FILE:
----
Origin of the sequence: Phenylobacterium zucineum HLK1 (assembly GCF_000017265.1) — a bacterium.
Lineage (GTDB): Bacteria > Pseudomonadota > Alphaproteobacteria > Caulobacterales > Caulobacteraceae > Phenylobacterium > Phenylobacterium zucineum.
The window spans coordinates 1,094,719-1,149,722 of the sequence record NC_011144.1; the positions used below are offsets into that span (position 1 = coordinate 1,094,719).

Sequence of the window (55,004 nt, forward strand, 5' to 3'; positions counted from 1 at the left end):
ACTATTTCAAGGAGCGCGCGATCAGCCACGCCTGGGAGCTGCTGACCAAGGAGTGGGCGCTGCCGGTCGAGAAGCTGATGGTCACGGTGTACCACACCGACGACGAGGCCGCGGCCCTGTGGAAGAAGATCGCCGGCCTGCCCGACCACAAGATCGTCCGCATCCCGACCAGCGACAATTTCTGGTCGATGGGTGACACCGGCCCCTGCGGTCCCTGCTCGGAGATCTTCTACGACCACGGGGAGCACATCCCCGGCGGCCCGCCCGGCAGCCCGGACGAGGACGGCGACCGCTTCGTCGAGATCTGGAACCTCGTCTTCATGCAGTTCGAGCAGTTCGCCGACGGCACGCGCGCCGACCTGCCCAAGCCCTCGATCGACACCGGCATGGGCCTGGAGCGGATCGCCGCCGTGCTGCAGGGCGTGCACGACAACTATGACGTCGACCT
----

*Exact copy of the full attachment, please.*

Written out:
Origin of the sequence: Phenylobacterium zucineum HLK1 (assembly GCF_000017265.1) — a bacterium.
Lineage (GTDB): Bacteria > Pseudomonadota > Alphaproteobacteria > Caulobacterales > Caulobacteraceae > Phenylobacterium > Phenylobacterium zucineum.
The window spans coordinates 1,094,719-1,149,722 of the sequence record NC_011144.1; the positions used below are offsets into that span (position 1 = coordinate 1,094,719).

Sequence of the window (55,004 nt, forward strand, 5' to 3'; positions counted from 1 at the left end):
ACTATTTCAAGGAGCGCGCGATCAGCCACGCCTGGGAGCTGCTGACCAAGGAGTGGGCGCTGCCGGTCGAGAAGCTGATGGTCACGGTGTACCACACCGACGACGAGGCCGCGGCCCTGTGGAAGAAGATCGCCGGCCTGCCCGACCACAAGATCGTCCGCATCCCGACCAGCGACAATTTCTGGTCGATGGGTGACACCGGCCCCTGCGGTCCCTGCTCGGAGATCTTCTACGACCACGGGGAGCACATCCCCGGCGGCCCGCCCGGCAGCCCGGACGAGGACGGCGACCGCTTCGTCGAGATCTGGAACCTCGTCTTCATGCAGTTCGAGCAGTTCGCCGACGGCACGCGCGCCGACCTGCCCAAGCCCTCGATCGACACCGGCATGGGCCTGGAGCGGATCGCCGCCGTGCTGCAGGGCGTGCACGACAACTATGACGTCGACCT